Here’s the purpose of those sidewalk bumps
You’ve probably noticed the raised, bumpy patterns where the sidewalk ends. You might also have wondered why they are there in the first place. No, it’s not for traction in bad weather. How about durability? That would be a good guess. But, even though you could consider durability a bonus feature, that is not the function, either.
Turns out there’s a very good reason, but it’s not what you may think it is.
Those blister-like bumps, also known as truncated domes and detectible warning pavers, are a part of tactile paving — paving that can be felt. It helps visually impaired pedestrians detect when they are about to leave the sidewalk and enter the street.
These ground indicators are also sometimes known as Braille paving. These textured tiles make it easier for people to feel changes in patterns and textures. These changes signal changes in a path, including a curb or a change in direction.
They can feel the change in texture on the ground below them and know to stop before proceeding to cross the street. In this video, you can see how a Braille pathway can make a difference in getting around for someone who is visually impaired.
For people who are visually impaired but still have partial sight, the bright yellow or red coloring on those sidewalk bumps also helps to alert them that the sidewalk is coming to an end.
Depending on where you are in the U.S. or other countries, you’ll find different tactile paving patterns.
What Do The Patterns Mean?
OK, so there are different bumps and patterns. But what do they all mean? Just as in the Braille language, each type of pattern has a significant meaning to the visually impaired.
Here’s a look at a few of the different patterns you’ll see out on the sidewalks and roadways.
1. Offset dots
This pattern, with dots positioned in diagonal lines, indicates a train track or other ledge ahead.
2. Lozenge-shaped bumps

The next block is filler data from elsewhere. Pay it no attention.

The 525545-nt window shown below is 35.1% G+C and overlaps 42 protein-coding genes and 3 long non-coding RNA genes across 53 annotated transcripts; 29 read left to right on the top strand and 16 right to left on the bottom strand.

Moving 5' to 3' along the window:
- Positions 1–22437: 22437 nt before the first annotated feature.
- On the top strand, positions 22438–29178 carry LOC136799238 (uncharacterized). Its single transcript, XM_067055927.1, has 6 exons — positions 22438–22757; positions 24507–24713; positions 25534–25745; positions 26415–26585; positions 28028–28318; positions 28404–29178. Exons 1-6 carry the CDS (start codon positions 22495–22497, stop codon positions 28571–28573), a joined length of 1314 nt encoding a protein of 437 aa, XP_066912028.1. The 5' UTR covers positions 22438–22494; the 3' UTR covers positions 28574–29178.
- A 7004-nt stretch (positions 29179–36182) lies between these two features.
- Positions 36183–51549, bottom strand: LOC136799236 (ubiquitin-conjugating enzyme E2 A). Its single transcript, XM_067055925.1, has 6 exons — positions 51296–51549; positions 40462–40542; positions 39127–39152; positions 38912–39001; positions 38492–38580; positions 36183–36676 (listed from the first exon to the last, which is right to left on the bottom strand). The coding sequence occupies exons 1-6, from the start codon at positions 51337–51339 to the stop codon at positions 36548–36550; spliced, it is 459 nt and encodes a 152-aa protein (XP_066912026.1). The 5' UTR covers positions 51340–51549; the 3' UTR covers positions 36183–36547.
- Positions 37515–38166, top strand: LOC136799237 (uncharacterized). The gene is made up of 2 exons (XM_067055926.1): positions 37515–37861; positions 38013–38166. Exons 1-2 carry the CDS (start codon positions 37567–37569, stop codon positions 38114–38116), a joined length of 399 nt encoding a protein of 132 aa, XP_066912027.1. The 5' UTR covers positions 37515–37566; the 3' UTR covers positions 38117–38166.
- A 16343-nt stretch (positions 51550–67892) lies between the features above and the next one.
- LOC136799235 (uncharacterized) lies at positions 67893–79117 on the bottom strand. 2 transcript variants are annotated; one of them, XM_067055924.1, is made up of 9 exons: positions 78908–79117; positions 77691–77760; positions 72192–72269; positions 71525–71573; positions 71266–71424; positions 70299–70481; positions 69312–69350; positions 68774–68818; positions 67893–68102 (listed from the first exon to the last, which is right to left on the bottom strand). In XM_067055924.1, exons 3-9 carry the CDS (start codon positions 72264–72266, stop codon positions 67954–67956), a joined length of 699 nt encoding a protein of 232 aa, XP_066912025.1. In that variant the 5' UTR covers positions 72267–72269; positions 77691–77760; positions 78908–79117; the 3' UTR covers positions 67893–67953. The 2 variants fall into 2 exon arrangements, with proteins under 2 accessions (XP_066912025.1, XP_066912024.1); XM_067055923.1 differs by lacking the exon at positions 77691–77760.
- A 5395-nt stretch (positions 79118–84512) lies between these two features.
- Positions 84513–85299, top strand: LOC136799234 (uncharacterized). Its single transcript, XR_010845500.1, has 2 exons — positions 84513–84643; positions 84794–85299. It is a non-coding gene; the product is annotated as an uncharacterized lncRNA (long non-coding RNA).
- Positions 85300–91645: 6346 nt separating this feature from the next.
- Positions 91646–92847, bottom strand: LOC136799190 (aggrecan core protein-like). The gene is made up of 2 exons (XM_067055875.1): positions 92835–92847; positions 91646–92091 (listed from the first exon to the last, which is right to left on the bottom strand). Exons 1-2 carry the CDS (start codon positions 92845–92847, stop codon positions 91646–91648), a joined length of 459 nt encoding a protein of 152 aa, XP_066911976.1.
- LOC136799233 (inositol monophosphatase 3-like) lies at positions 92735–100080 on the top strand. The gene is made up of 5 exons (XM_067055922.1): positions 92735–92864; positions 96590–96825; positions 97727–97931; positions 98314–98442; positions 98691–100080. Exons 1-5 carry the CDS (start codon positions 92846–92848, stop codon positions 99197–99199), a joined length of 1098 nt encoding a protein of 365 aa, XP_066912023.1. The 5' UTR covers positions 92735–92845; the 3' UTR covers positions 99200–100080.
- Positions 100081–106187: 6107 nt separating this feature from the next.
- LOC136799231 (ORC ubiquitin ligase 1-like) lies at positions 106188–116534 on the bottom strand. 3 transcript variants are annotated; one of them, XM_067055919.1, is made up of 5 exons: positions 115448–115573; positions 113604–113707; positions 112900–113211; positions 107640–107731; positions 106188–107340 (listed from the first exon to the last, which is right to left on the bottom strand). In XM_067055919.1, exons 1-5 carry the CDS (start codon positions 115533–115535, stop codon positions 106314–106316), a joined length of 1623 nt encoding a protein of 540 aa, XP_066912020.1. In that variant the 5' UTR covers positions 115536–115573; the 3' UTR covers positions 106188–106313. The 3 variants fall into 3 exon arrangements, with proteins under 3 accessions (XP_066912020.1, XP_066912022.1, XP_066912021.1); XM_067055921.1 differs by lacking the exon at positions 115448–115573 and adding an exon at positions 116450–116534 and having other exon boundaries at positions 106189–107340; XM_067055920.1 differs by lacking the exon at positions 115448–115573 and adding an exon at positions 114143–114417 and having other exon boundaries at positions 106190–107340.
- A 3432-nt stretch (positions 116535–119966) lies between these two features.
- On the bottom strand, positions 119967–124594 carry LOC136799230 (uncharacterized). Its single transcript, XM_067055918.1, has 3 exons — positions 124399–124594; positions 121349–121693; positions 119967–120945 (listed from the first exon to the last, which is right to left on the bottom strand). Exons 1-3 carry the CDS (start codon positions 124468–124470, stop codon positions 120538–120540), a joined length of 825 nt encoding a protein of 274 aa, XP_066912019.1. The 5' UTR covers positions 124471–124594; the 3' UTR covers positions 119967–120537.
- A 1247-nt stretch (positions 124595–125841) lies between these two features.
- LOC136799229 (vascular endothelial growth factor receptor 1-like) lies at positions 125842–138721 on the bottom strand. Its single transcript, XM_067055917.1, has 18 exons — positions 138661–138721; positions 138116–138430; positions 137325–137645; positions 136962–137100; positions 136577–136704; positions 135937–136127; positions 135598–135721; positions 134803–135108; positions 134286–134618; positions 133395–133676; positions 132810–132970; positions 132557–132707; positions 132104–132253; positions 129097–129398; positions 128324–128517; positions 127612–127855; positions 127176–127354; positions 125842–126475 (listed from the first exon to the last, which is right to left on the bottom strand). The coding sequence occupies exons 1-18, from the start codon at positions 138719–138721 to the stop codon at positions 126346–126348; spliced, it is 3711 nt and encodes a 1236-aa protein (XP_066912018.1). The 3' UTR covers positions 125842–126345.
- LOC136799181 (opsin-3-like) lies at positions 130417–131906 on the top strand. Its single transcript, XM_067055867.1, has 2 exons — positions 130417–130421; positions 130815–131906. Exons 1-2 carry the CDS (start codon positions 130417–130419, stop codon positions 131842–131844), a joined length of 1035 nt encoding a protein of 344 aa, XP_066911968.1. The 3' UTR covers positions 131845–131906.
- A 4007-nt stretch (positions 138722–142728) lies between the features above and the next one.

Oblong or lozenge-shaped bumps indicate that you’re approaching the tracks of a street trolley, tram or other street-level transportation. So, these shaped-tiles help keep visually impaired people from wandering off platforms and sidewalks when using public transportation. These bumps save people’s lives.
3. Stripes across a path
Stripes that run across a path signal steps or other trip hazards ahead.
You’ll commonly find these before a staircase, for example.
4. Stripes along a path
Stripes that follow a path indicate a safe path.
Those who are visually impaired know to follow the stripes in order to steer clear of obstacles along the way.
Tactile paving first showed up in Japan in the late 1960s.
And Japan still leads the way in accessibility options, like in the subway, shown below.
China has also installed “blind lanes” on many of their sidewalks to assist those who are visually impaired. In fact, in 2001 the China’s central government mandated the construction of these pathways across the country. This included some of the most popular tourist areas such as Beijing and the Great Wall of China.
Here in the U.S., some say there’s still not enough accessibility despite the Americans with Disabilities Act passing back in 1990.
In some countries, they are starting to install lighted street patterns to better signal paths, because not everyone with a visual impairment is 100% blind. Making tactile indicators as visible as possible is helpful for those with limited eyesight.
In some places, tactile pavers match the sidewalk color or are a more subdued color, making them less visible to those with eyesight issues.
Sometimes the Braille-like pathways aren’t set up clearly or safely, though.
But when those bumpy patterns are used correctly, they allow for a more accessible and safe street layout. It can also mean a greater level of independence for people who want to get out in the community but struggle because of their vision.